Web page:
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Peter J. Spiro

might otherwise be blurry. Citizenship helped maintain good fences. But it could do that kind of work only on the margins – in border zones and in the context of limited migration. For the most part, nationality wasn't arbitrary. It reflected social attachment. Today, citizenship no longer serves a border-policing function. Nor could it. The lines have gotten too blurry on the ground. It is no longer clear where one citizenry leaves off and the

in Democratic inclusion
Open Access (free)
A pluralist theory of citizenship
Rainer Bauböck

populations than the provinces or states to which they belong because what counts for the state as internal migration is added to what the state classifies as international migration. We can thus describe multilevel polities without contradiction as simultaneously strongly sedentary and relatively mobile. In a multilevel polity, my normative proposition that sedentariness is a background context for democracy must therefore be specified as applying

in Democratic inclusion
Open Access (free)
Rainer Bauböck

on Miller's account. Instead, the general duty to justify coercive migration control is enhanced by special responsibilities of states for particular migrants and by those migrants’ vulnerability. Where the responsibility and vulnerability is strong, migrants’ lives are indeed being shaped by a decision to turn them away and they are actually rather than just potentially dominated by the legal system of the country they are trying to enter

in Democratic inclusion
Iseult Honohan

reduces the difficulties with respect to mutual obligations between independent states. Finally, is the claim of ASC undermined by the fact that, at least on an expanded account of what counts as subjection, it suggests that those coerced by migration laws should be part of the demos that determines those laws? (Abizadeh 2008 ). On the one hand, it can be argued that migration laws sufficiently dominate those who have good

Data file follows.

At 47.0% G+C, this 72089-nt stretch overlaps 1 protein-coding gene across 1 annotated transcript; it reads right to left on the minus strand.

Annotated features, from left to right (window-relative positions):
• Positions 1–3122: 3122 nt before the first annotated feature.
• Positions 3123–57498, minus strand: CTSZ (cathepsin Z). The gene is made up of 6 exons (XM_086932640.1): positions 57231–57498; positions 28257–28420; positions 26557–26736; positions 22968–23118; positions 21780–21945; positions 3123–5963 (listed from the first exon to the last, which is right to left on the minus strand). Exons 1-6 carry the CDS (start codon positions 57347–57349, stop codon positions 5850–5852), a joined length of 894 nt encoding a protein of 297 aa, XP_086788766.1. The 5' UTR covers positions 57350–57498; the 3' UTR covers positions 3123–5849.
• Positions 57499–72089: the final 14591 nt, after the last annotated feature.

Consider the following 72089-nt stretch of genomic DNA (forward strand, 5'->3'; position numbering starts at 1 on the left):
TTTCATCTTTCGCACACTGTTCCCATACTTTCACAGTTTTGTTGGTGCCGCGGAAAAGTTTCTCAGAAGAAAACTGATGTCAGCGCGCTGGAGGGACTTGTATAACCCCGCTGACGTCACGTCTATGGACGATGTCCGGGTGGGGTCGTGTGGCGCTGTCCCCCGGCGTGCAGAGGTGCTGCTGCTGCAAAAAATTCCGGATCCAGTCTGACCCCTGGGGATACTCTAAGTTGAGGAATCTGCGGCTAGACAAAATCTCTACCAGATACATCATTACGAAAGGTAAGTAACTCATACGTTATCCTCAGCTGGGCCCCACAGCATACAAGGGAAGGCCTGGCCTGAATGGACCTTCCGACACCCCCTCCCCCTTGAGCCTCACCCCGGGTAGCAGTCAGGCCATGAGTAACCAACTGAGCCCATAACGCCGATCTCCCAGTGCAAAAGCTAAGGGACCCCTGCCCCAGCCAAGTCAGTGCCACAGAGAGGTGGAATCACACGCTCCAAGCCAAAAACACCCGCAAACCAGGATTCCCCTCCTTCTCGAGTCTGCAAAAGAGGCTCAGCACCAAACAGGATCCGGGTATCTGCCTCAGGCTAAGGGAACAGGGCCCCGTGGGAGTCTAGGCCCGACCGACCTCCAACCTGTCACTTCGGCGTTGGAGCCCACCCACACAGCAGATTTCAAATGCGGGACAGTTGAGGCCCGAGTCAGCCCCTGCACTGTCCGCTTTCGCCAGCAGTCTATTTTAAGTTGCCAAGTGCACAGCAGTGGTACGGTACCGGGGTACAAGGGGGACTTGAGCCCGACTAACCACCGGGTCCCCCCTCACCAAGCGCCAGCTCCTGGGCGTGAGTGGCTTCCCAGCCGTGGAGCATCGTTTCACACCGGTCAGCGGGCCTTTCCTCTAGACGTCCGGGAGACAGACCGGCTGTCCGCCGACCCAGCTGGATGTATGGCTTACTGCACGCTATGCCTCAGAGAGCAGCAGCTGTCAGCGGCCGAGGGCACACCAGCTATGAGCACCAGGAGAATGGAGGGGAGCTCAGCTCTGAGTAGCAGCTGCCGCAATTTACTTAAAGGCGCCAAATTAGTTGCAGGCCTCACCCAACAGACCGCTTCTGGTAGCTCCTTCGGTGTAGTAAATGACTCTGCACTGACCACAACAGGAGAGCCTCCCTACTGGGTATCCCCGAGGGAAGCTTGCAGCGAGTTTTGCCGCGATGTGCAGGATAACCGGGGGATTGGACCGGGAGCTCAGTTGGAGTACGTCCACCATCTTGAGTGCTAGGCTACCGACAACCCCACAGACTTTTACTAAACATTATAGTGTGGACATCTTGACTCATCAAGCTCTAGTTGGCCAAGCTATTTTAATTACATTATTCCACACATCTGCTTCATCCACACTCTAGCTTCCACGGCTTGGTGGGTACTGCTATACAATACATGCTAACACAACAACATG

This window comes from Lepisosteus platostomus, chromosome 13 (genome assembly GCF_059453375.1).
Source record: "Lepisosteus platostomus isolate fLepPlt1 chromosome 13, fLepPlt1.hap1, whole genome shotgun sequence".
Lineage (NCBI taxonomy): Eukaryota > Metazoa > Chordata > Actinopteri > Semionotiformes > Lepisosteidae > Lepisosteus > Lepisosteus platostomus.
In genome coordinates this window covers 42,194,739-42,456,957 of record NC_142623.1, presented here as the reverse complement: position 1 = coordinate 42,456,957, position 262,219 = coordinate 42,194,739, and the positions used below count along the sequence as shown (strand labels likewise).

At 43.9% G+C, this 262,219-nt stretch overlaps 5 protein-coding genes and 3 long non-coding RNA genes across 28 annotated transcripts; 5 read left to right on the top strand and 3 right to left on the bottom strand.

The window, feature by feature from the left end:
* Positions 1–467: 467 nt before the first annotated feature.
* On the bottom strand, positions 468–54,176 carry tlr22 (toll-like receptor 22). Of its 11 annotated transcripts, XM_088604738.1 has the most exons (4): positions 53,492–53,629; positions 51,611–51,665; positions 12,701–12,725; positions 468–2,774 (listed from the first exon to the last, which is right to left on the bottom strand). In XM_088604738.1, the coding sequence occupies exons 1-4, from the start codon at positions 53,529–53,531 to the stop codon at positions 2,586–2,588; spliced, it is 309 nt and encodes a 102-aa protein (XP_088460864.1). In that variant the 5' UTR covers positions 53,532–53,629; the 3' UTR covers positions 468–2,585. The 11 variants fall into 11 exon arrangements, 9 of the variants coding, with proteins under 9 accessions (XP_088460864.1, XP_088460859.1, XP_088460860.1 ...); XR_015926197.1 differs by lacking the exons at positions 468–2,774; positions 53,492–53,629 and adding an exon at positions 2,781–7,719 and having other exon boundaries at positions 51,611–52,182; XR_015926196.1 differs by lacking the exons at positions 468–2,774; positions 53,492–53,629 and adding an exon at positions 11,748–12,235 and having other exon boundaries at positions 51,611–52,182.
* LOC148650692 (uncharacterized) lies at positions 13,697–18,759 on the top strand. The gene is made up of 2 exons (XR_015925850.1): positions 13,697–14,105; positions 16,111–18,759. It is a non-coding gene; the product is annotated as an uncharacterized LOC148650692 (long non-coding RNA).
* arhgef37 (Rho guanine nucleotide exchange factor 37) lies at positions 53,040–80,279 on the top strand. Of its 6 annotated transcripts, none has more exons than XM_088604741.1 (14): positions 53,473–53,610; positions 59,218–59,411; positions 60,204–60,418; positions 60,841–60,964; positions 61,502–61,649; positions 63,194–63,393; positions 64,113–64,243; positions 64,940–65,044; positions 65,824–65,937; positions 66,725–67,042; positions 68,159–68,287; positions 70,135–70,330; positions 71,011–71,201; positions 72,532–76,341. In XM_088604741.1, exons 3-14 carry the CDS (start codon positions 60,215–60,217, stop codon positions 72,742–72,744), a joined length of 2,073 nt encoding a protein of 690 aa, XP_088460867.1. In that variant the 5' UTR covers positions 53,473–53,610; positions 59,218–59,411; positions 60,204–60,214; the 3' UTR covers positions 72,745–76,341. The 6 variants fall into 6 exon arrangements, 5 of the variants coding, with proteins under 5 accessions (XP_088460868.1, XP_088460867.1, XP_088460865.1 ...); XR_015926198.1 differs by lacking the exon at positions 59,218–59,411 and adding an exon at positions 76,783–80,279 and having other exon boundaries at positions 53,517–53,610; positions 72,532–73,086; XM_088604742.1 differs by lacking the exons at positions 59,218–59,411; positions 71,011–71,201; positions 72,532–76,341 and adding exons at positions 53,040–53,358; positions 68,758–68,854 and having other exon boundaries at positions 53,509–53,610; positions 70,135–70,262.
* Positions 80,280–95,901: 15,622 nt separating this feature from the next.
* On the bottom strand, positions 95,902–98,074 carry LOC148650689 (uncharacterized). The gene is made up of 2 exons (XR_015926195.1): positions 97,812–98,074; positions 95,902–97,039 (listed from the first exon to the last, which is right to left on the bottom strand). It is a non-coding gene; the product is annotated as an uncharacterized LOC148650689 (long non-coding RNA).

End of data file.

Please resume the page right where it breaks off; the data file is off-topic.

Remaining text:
in Democratic inclusion
David Owen

challenges of citizenship and democracy in a global landscape characterized by a plurality of peoples, types of polity, multilevel governance and migration (internal and transnational). In this essay, I aim to put some pressure on the relationship between populus (i.e. the citizenry) and demos (i.e. those entitled, in one way or another, to participate in the decision-making process) in Bauböck's account. Put another way, I accept Bauböck

in Democratic inclusion
Abstract only
Peter J. Verovšek

); S. Brakman , H. Garretsen and T. Kohl , ‘ Consequences of Brexit and Options for a “Global Britain ,”’ Papers in Regional Science , 97 : 1 ( 2018 ); T. Fetzer , ‘ Did Austerity Cause Brexit? ’ American Economic Review , 109 : 11 ( 2019 ). 6 J. Rupnik , ‘ Surging Illiberalism in the East ,’ Journal of Democracy , 27 : 4 ( 2016 ); J.-W. Müller , ‘ Homo Orbánicus ,’ New York Review of Books (5 April 2018 ); P. J. Verovšek , ‘ Memory and Forgetting in Central Europe ,’ Social Europe Journal (20 December 2018 ), www.socialeurope.eu/migration

in Memory and the future of Europe
The Eurozone crisis, Brexit, and possible disintegration
Peter J. Verovšek

(previously Front national) in France, the United Kingdom Independence Party, the Greek Golden Dawn, Fidesz in Hungary, as well as Law and Justice in Poland. While the postcommunist states of East-Central Europe have sought to push the EU into a more ‘illiberal’ direction that opposes migration and the protection of minorities in favour of an emphasis on Christian values, the populist movements in its western ‘core’ have moved in a more Gaullist direction, calling for the scaling back of supranationalism towards a model of a Europe des patries . The rise of this ‘axis of

in Memory and the future of Europe